We interrupt our regularly scheduled programming – the “Three R’s” series – for this special report: a testimony, actually. Testimonies typically lag behind the chances to give them; this’ll close the gap, if only by a little.
Early Wednesday morning, I was on my back porch praying. From up on the State highway, I heard the sound of tires squalling – a moaning, desperate slide. I cringed, hoping to not hear what so often comes next. But it came, the distinctive sound of hard impact and collapsing metal. My prayers changed direction: “Lord, have mercy!”
It’s only about three hundred yards from my house to the big road, so I went up there, hoping to be some help. Thank you, Jesus – the scene wasn’t what I expected. Just south of where the residential streets of the neighborhood come out, the highway makes a bend, a right-hander to northbound traffic. Southbound drivers get clobbered with sickening regularity making left turns into the neighborhood. I’ve lived where I live for nearly forty-one years; what usually comes next is multiple police cruisers, ambulances, and at times even a helicopter. This was indeed a crash scene, but it involved only one vehicle – or to use the correct term, a combination.
A young man had been towing a trailer with his pickup truck; on the trailer was a not-so-mini excavator. On the road was a long, ugly, serpentine pattern of spent rubber. The crunching sound had been from the guardrail, and one axle of the trailer folding under. The whole mess had then bounced cattywampus, precisely into the middle of four traffic lanes. It must have been a wild ride, but nobody was hurt. When I arrived, the driver was frantically unloading the excavator, after which he used it to drag the crumpled trailer onto the wide shoulder. I kept on praying.
But what about the blind right-hander? The highway opens from two lanes to four as the turn commences; drivers would be side by side with nowhere for anyone to go. Thankfully, traffic slowed, and everyone managed to navigate the maze of equipment. The young man called out to me, said the undersized trailer had gotten away from him. A Sheriff’s cruiser was pulling up as I left.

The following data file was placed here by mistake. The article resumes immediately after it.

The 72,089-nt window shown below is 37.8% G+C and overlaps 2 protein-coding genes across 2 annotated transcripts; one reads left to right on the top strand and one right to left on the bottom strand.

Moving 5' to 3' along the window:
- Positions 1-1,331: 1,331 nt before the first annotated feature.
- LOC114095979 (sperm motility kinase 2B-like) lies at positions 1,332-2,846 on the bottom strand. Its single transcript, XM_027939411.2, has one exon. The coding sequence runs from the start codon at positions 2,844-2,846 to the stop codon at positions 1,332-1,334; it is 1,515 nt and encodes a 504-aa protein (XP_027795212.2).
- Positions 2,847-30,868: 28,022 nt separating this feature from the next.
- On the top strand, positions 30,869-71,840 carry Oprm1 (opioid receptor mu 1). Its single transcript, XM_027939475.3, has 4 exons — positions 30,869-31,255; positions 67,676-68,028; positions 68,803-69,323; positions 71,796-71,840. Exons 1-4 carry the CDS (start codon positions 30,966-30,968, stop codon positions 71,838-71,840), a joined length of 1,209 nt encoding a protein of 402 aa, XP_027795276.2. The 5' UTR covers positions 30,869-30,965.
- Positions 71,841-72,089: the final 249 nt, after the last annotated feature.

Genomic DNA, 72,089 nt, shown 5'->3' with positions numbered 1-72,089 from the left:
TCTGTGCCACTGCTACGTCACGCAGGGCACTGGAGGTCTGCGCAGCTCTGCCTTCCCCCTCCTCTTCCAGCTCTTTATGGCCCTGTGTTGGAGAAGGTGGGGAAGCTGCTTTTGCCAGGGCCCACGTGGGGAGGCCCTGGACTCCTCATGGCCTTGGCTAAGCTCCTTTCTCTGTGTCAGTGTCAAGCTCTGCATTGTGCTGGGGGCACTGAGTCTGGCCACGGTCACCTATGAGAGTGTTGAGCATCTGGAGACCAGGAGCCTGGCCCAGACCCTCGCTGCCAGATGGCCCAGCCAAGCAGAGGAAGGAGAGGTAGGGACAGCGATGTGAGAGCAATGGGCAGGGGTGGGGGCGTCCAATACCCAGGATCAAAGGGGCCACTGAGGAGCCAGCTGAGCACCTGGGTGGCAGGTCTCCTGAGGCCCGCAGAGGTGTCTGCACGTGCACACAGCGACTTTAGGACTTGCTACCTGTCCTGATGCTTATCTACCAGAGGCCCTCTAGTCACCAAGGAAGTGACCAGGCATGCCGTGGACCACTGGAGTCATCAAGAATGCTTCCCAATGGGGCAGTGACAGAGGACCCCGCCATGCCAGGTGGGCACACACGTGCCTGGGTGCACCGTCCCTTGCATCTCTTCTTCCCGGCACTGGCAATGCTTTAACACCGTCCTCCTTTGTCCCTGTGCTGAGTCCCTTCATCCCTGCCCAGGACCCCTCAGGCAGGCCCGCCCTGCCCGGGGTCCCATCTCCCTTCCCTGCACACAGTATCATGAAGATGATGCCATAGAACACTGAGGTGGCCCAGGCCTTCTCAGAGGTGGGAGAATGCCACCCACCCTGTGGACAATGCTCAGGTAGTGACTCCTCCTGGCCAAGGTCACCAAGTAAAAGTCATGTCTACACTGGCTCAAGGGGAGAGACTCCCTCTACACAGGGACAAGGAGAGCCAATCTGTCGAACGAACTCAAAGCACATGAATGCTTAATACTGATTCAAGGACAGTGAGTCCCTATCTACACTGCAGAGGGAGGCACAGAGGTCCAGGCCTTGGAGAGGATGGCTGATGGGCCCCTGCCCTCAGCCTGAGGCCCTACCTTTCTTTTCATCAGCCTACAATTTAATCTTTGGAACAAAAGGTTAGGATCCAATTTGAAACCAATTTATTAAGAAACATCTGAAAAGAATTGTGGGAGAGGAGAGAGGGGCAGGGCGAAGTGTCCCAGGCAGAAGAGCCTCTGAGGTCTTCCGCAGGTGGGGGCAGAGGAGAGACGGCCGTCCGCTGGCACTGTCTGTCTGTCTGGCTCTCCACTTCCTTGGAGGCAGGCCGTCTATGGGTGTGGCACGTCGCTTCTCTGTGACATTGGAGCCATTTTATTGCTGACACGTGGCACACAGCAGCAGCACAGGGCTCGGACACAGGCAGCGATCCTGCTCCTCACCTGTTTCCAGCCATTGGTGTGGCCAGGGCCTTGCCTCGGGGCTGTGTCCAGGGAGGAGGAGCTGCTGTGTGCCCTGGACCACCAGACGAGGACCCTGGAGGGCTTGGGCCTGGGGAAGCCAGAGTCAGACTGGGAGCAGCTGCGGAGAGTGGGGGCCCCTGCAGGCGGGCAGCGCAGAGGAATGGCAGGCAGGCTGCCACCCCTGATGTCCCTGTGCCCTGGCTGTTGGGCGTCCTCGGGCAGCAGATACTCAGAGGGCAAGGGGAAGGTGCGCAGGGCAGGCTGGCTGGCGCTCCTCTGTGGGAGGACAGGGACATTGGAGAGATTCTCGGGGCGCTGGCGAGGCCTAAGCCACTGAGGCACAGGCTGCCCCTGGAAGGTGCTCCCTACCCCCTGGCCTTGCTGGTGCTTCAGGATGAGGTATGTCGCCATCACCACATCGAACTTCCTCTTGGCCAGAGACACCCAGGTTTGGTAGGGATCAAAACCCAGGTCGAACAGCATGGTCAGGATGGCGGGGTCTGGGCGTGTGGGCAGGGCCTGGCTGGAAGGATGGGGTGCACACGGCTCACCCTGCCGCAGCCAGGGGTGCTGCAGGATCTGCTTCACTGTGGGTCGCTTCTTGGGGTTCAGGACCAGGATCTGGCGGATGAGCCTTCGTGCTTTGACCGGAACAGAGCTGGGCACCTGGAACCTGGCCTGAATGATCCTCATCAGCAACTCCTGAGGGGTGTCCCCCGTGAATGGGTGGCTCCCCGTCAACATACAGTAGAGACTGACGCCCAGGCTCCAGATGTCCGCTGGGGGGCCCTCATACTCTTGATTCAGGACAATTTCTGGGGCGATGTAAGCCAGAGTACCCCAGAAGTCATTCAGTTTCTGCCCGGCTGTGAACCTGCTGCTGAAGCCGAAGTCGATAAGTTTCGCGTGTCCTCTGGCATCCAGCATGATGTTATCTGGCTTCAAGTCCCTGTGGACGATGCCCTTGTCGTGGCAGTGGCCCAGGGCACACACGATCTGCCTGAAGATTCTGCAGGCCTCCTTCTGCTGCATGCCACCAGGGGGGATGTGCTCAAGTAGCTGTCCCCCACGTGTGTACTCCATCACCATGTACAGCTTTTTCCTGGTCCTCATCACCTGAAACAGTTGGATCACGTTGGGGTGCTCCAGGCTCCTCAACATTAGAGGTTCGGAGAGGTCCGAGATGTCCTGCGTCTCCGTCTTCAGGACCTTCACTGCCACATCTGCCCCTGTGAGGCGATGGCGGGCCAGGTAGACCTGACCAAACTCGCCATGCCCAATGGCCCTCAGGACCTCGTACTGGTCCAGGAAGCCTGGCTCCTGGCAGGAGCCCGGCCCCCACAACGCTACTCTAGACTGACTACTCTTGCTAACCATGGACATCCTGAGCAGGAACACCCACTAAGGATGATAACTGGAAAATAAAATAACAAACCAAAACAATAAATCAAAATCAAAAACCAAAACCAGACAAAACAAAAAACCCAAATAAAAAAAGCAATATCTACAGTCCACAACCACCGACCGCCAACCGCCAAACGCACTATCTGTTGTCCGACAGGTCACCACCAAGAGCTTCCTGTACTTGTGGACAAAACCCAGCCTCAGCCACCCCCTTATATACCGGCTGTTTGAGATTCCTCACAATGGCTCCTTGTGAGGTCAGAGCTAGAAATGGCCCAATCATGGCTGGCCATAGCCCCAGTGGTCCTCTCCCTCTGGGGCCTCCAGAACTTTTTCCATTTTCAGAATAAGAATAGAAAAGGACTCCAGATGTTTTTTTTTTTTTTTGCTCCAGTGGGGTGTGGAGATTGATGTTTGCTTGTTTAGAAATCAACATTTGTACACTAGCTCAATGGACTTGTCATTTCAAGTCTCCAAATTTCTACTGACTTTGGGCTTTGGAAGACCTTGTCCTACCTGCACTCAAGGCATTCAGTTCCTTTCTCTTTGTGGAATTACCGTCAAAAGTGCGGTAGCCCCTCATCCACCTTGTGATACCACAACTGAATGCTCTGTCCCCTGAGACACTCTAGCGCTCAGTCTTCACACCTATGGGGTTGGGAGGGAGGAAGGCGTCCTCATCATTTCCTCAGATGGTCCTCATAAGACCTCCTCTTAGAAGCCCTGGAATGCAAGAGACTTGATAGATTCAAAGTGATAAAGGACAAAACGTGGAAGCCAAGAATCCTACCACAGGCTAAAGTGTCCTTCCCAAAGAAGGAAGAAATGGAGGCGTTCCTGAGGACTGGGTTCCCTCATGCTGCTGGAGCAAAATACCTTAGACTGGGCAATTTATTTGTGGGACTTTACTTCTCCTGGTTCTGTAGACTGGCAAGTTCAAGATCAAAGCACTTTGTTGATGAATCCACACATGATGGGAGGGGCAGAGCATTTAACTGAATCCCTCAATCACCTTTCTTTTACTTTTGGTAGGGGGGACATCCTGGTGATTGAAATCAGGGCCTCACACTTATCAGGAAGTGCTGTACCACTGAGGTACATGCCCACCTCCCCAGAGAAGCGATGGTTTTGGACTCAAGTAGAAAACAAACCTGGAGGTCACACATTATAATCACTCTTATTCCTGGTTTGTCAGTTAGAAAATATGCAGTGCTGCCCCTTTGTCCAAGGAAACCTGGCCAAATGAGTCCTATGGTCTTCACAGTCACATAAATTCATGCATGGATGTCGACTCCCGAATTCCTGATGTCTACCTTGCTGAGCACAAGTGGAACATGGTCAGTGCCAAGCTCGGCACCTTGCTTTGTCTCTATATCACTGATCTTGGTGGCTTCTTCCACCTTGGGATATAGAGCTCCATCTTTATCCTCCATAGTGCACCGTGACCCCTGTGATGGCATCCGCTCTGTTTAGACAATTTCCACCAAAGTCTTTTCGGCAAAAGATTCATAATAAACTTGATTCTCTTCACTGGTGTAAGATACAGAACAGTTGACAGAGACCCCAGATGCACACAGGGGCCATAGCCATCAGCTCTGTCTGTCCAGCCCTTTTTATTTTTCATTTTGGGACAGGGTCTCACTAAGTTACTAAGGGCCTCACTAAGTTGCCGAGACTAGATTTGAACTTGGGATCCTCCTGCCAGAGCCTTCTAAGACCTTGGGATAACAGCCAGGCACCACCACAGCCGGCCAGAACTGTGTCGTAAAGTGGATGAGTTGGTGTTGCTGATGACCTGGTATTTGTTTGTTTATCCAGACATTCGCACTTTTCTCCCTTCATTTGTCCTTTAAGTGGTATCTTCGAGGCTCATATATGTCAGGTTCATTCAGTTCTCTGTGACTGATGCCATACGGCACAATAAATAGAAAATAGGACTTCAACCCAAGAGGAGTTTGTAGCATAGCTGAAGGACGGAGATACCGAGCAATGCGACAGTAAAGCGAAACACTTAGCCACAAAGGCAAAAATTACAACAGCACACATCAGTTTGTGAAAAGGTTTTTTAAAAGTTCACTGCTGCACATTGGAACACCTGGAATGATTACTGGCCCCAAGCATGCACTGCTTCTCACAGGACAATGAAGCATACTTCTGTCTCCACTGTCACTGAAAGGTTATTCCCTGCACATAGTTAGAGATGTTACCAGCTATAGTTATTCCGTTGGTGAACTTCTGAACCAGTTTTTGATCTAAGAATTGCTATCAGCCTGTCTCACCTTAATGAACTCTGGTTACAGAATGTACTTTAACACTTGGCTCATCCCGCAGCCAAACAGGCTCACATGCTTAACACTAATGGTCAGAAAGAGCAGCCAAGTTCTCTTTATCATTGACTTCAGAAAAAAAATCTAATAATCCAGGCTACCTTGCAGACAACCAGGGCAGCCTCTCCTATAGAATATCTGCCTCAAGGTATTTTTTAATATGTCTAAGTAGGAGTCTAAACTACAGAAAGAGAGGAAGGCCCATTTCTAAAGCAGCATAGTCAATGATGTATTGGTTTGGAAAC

Traffic engineers say that the second most deadly vehicle crash is the “T-Bone,” exceeded only by the head-on. T-bone is what usually happens where this one didn’t. Beyond the crunched guardrail and down an embankment are the postage-stamp backyards of some of the homes in my neighborhood. Most of the houses there are “pre-fabs” from the 1950’s – not exactly famous for their robust construction. Early mornings, all four lanes of the highway are usually humming, with lots of trucks shuttling raw materials from the gravel pits nearby. All in all, a recipe for disaster – except this one didn’t come together as such. Thank you, Jesus!
Thank you, Jesus – for a clear spot on an otherwise very busy highway.
Thank you, Jesus – for rubber tires that turn motion into heat.
Thank you, Jesus – for guardrails well placed.
Thank you, Jesus – for giving an extra second’s line-of-sight to hurried drivers.
Thank you, Jesus – for law enforcement officers who know how to secure a crash scene.
Jesus, who upholds the universe by the word of his power (Hebrews 1:3), made this part of the universe a place where only the machinery got busted up on this particular morning.
Oh give thanks to
the Lord; call upon his name;
make known his deeds among the peoples! (Psalm 105:1)
For the most part, the people of God have more chances to testify than we take. I know that’s the case with me. In eternity, I guess we’ll get to make up the difference, but why not pay on the account now? If it means an interruption to whatever else we’d be doing, it would be well worth the breath and time. Agreed?
Long-time fans of the Indy 500 will remember the 1985 winner, Danny Sullivan. At one point during the race, he and Mario Andretti were locked in a battle for the lead. From second place, Sullivan went low into Turn One to make the pass, but too low – you have to make it stick coming off the turn – and he didn’t. What he did manage to do was keep the car off the wall, which, in Indy Car terms, means the end of your day. After trading his flat-spotted tires for fresh rubber, he went on to win the race. Even though Andretti’s name is the more recognizable of the two, Sullivan holds the distinction of being the only Indy 500 champion to “spin-and-win.”
I don’t know if the young man Wednesday morning was thanking Jesus for the outcome, but given the fact that 240-some families live in my neighborhood, and my own children and grandchildren are in and out of “The Park” visiting Memaw and Papaw quite often, I’m glad to interrupt – whatever – to say, “Thank you, Jesus.” A rough way to start the workday, for sure, but I think we have to call this one a spin-and-win.
Grace and Peace (and breath to testify),